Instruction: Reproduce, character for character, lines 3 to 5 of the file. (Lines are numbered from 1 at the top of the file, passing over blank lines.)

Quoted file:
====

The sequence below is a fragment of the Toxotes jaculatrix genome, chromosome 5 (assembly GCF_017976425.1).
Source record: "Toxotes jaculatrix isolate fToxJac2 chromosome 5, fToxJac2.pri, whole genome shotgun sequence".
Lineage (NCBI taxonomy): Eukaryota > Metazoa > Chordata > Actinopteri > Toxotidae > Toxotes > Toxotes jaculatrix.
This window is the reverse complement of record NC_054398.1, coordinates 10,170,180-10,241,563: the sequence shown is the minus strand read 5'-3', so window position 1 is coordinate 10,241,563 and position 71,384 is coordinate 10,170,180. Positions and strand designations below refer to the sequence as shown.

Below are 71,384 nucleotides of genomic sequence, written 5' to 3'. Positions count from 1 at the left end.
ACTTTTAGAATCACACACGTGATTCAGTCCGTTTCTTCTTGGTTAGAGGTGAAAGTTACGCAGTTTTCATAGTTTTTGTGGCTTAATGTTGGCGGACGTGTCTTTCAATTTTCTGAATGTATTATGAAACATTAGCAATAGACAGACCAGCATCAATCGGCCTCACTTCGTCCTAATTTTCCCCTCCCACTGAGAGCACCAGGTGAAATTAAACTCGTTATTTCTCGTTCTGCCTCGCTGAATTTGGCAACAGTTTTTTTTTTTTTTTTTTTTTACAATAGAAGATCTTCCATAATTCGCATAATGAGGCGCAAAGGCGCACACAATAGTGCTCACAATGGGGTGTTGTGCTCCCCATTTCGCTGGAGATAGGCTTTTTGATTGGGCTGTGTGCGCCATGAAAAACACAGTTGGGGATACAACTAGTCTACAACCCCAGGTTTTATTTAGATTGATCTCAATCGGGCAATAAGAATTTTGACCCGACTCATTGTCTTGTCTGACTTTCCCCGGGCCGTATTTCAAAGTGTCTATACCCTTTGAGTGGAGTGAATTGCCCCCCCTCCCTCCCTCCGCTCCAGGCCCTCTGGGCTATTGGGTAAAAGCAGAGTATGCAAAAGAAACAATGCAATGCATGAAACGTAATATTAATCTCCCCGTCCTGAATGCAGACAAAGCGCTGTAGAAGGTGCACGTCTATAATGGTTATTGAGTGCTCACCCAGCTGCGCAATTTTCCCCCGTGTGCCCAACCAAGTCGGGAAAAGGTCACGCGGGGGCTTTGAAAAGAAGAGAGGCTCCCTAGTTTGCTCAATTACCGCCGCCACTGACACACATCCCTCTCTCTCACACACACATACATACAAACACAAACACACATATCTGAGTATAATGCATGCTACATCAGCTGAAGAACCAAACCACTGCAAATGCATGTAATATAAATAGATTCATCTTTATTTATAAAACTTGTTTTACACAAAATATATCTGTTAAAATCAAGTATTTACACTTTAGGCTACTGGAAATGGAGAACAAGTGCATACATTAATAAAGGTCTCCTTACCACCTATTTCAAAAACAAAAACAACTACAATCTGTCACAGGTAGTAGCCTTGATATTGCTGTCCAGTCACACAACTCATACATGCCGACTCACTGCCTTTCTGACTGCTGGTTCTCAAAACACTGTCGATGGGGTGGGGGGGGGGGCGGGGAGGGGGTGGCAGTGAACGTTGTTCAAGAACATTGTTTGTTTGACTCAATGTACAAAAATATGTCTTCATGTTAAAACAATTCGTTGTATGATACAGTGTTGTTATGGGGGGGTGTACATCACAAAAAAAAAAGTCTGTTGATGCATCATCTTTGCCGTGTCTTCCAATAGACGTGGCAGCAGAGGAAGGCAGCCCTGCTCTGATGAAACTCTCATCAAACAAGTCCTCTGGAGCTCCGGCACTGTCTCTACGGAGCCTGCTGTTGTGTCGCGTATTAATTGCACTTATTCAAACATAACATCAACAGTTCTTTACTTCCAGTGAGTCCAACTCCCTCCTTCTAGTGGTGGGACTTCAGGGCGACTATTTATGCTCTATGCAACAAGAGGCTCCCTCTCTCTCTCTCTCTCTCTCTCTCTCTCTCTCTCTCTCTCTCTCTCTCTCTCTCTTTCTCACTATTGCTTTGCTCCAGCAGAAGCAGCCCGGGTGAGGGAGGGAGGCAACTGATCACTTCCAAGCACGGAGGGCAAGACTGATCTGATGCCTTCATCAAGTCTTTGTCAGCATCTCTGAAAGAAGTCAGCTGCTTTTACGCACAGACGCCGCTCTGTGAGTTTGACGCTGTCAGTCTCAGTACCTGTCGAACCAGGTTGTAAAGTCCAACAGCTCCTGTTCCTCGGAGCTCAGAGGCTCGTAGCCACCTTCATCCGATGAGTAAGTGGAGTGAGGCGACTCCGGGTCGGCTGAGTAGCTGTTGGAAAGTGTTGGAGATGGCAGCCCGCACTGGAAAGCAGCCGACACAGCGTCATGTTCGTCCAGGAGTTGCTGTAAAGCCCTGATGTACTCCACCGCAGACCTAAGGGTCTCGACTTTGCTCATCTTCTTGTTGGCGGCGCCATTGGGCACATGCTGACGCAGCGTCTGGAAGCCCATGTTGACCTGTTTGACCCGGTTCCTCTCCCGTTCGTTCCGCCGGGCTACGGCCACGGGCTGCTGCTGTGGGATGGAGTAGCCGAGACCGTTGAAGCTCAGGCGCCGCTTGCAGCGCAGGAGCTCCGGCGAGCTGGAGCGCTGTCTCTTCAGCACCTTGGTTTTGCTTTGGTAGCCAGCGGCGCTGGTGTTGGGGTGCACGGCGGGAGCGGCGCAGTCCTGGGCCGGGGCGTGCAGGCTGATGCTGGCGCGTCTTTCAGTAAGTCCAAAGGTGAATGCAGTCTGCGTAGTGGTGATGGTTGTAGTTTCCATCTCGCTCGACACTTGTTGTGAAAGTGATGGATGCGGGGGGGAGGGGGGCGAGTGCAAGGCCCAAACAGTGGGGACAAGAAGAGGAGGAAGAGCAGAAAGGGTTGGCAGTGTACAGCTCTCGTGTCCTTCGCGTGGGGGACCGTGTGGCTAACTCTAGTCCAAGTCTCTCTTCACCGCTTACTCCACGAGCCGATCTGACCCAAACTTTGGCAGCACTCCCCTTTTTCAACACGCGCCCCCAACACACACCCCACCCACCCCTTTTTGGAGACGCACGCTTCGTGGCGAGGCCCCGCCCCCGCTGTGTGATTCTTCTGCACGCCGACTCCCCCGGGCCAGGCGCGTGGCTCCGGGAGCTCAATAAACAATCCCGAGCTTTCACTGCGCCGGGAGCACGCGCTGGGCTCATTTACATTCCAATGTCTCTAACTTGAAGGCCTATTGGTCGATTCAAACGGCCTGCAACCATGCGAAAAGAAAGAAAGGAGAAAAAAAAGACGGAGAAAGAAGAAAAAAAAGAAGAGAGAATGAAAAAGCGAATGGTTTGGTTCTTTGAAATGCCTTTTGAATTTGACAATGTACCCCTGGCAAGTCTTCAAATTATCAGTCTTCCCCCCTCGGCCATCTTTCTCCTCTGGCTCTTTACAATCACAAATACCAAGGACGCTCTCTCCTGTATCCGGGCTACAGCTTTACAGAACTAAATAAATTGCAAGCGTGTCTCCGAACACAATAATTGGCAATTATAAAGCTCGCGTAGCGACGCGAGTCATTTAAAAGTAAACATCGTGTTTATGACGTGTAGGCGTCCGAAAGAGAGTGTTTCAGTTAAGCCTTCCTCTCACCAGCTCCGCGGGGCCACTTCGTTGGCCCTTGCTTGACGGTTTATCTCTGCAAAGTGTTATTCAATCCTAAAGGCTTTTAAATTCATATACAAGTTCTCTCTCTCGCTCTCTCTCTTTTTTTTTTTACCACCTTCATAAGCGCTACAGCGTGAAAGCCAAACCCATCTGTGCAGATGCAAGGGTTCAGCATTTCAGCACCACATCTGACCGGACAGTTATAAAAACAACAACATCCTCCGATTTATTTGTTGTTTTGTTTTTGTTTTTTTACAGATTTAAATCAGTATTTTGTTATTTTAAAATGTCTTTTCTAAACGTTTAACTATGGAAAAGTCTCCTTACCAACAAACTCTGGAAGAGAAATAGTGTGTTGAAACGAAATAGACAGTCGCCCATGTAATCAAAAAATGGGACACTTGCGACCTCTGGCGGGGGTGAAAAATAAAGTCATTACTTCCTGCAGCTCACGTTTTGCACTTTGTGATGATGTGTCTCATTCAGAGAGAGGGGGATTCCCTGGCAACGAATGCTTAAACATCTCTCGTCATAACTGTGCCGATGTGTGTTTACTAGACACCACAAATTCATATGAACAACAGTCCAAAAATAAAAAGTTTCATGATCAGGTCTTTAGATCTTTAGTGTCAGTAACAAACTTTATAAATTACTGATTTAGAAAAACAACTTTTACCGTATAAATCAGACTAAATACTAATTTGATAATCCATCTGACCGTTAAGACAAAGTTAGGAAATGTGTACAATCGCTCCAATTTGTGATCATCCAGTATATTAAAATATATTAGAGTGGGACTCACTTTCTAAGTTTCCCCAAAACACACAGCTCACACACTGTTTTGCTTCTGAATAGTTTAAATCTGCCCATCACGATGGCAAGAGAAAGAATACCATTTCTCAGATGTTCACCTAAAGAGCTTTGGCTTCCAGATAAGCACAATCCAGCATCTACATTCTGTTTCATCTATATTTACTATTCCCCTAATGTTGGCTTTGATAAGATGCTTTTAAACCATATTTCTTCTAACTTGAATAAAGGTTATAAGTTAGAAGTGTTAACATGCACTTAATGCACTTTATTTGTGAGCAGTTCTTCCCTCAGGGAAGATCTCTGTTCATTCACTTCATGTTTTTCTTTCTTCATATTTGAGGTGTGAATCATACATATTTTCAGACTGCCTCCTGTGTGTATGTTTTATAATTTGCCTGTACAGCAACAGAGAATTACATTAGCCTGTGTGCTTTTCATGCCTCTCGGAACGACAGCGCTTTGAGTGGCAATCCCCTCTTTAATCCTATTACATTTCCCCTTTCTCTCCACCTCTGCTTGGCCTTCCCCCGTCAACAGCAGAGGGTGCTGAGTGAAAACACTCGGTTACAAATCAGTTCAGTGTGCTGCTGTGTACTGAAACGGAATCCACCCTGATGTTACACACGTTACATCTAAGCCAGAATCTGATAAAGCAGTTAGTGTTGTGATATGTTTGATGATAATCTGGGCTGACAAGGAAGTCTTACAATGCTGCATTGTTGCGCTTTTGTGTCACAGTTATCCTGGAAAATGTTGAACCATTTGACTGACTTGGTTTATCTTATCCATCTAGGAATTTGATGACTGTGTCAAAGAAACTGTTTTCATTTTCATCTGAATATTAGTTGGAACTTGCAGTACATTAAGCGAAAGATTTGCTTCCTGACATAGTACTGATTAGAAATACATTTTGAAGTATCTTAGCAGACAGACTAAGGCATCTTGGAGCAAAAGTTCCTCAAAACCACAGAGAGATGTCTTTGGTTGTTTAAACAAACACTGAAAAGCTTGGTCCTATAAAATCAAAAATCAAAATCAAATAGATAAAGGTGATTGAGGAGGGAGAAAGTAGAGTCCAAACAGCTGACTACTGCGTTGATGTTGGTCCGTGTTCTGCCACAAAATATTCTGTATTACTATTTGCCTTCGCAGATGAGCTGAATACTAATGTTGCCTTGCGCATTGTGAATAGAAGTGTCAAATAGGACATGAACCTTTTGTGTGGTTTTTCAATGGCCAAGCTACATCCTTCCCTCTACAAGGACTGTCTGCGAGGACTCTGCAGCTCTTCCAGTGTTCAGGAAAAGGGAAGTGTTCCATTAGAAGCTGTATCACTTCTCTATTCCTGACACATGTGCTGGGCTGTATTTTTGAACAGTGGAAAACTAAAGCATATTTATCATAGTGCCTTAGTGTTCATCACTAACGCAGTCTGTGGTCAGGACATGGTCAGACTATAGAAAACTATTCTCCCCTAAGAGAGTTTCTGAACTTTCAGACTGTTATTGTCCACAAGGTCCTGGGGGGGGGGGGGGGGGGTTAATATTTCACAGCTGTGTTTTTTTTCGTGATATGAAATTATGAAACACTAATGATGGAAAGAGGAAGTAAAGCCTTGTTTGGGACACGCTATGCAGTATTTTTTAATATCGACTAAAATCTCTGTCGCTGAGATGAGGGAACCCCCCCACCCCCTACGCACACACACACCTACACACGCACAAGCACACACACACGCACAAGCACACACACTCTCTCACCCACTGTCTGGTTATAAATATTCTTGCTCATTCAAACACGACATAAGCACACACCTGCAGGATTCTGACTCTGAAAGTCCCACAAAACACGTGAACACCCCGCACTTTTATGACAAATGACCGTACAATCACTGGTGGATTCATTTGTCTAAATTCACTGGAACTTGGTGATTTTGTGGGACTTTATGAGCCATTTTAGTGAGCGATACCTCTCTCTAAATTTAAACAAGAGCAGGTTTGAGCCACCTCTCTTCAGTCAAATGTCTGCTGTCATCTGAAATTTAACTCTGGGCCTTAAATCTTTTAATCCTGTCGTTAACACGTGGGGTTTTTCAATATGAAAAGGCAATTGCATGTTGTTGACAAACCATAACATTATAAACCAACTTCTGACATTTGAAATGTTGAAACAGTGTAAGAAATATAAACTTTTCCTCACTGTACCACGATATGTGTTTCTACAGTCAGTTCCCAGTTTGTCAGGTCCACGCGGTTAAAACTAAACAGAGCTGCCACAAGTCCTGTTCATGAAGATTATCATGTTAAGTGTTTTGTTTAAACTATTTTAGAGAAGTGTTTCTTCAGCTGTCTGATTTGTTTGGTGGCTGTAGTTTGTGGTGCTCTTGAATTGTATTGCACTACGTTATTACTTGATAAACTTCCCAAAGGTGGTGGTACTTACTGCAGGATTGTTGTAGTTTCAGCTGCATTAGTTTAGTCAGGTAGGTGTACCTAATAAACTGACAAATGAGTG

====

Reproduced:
Lineage (NCBI taxonomy): Eukaryota > Metazoa > Chordata > Actinopteri > Toxotidae > Toxotes > Toxotes jaculatrix.
This window is the reverse complement of record NC_054398.1, coordinates 10,170,180-10,241,563: the sequence shown is the minus strand read 5'-3', so window position 1 is coordinate 10,241,563 and position 71,384 is coordinate 10,170,180. Positions and strand designations below refer to the sequence as shown.

Below are 71,384 nucleotides of genomic sequence, written 5' to 3'. Positions count from 1 at the left end.